Located between a Buddhist Temple and the enormous St Joseph’s Cathedral, RuNam, afforded me my first experience of Vietnamese coffee. Have read about the role of the humble coffee bean in transforming the Vietnamese economy, I was eager to try some for myself.
With an extensive menu including matcha lattes, iced coffee and a variety of loose tea, I opted for the traditional Vietnamese style coffee. Served with condensed milk on the side, the coffee had a very unique taste and smell – almost smoked, if you like. I do not care for sweetened hot drinks but with the intensity of the coffee, the addition of condensed milk was delicious (and necessary). The staff members were very friendly, happy to speak to me in English about the cafe and just really welcoming. Given my jet-lagged, I’ve-only-been-here-for-14-hours look, I really appreciated when the one of the employees came over to me with the newspaper written in English without being asked. These little moments of kindness and inclusive weave through my Vietnamese adventure. Although I only happened upon the café because I had been at the temple, it seemed clear to me that RuNam is firmly on coffee lovers radar.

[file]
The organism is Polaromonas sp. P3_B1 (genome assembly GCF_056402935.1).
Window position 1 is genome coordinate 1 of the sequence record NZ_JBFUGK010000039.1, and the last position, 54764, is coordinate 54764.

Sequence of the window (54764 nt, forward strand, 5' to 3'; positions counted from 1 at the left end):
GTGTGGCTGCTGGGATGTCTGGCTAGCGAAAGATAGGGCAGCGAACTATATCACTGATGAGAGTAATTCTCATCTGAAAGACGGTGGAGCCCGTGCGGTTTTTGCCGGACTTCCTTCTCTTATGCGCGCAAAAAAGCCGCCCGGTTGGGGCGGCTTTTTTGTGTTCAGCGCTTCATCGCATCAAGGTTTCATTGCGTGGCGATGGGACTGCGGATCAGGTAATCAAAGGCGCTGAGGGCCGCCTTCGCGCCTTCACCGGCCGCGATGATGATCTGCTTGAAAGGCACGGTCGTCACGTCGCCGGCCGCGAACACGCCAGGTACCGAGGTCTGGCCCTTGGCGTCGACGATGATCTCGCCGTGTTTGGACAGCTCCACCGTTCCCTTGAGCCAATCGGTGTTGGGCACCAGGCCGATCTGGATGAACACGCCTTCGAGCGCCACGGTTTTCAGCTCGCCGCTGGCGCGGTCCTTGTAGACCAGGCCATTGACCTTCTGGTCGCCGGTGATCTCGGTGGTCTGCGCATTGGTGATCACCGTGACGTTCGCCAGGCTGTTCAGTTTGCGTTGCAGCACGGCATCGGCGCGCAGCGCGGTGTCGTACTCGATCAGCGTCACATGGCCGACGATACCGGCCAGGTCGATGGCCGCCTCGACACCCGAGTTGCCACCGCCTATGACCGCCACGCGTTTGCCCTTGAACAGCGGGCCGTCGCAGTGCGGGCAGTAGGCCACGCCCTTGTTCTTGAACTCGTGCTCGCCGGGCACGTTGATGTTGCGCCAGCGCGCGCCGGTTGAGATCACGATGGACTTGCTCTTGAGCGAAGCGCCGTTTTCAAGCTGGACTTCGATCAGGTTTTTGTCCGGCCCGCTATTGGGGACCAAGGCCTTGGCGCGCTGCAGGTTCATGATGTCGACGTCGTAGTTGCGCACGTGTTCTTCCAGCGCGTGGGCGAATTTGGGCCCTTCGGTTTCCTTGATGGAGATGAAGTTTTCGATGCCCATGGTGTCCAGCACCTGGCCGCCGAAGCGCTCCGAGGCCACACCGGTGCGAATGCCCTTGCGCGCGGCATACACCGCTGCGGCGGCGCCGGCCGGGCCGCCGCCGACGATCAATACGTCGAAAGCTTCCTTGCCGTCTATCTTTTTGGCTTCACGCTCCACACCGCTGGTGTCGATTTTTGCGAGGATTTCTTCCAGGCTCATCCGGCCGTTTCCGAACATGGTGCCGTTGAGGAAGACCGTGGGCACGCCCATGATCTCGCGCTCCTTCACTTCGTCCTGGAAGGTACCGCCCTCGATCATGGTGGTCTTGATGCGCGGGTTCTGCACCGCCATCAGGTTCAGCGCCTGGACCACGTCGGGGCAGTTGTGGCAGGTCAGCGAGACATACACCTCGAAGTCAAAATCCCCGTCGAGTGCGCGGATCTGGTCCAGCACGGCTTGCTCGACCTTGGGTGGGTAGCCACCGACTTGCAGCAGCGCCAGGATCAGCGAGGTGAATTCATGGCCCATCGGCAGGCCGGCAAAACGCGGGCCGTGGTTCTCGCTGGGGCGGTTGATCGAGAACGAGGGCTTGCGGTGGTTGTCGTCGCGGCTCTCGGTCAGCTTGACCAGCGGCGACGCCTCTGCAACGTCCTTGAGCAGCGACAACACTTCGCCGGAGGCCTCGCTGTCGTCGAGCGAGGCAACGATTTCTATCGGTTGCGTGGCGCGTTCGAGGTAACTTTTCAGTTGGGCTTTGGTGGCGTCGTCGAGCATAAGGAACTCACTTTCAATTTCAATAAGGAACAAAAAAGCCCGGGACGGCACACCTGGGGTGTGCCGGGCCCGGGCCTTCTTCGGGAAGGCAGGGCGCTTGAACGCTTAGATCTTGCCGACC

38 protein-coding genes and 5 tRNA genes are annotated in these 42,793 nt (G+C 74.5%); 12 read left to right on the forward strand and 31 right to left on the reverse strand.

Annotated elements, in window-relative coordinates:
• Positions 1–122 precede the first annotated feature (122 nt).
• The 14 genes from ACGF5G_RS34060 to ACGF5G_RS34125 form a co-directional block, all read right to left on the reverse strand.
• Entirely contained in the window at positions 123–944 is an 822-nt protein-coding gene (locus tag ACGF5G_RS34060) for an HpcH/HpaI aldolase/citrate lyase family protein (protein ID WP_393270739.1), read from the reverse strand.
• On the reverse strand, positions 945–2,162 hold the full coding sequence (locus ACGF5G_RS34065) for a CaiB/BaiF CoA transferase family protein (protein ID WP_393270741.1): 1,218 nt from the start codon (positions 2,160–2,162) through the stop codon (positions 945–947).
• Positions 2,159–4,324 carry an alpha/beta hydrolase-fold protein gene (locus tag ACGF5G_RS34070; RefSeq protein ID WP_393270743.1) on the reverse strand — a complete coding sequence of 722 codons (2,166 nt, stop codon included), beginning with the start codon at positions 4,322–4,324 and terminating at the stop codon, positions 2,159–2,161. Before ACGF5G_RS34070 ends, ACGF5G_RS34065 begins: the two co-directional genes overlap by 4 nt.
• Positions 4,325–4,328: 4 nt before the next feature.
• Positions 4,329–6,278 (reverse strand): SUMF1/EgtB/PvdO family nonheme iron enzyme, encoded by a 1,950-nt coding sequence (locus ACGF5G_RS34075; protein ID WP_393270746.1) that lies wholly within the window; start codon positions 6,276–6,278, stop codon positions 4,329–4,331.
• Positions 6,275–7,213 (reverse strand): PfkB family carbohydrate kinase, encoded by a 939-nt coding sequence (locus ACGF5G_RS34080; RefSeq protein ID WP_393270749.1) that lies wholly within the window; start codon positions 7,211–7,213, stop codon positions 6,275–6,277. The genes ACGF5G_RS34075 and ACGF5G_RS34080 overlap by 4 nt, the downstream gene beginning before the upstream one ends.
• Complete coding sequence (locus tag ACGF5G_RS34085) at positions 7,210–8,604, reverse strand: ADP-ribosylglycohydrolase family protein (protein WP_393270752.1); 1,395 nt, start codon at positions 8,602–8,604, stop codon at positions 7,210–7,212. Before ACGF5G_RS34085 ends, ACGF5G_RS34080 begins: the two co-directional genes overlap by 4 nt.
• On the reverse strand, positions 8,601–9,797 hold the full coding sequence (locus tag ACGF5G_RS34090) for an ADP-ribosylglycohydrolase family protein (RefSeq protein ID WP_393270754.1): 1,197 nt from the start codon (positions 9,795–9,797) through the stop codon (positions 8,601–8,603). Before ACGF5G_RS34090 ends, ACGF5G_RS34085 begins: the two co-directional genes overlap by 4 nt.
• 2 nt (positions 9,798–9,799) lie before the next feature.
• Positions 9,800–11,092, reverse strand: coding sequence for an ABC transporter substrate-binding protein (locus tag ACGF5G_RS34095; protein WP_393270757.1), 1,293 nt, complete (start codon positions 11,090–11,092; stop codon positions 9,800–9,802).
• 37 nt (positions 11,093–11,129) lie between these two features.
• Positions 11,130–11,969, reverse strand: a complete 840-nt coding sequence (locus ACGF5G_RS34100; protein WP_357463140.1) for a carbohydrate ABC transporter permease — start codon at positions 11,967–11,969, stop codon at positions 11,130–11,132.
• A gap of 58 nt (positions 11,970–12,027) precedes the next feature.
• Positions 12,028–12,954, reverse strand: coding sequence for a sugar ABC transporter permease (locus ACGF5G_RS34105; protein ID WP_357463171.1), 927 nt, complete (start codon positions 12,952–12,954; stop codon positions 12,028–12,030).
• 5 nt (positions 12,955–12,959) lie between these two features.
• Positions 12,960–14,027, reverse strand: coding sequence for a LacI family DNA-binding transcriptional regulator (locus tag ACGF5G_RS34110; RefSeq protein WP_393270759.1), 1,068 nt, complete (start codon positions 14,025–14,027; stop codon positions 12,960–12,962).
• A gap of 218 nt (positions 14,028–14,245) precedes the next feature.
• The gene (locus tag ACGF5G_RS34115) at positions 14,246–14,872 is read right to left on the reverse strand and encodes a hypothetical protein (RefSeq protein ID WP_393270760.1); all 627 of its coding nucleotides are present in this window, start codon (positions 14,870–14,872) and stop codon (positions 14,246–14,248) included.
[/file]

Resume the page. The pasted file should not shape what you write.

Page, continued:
The cafe was filled with a cultural mix of tourists and locals and, just to put it in context, the cost of my coffee and biscuits was the same price as I paid the previous night for dinner of a bowl of chicken pho and a beer. By the time but convert to pounds it’s very inexpensive but pretty prices by local standards.
The company have another branch in Ho Chi Minh City, roast their own beans and they have a lovely selection of “high-end glassware coffee and tea available for purchase. I thought that this kind of café – offerings and décor – wouldn’t have been out of place in London. If you’re in Hanoi, stop by!
13 Nhà Thờ, Hà Nội
+84 (4) 39 286697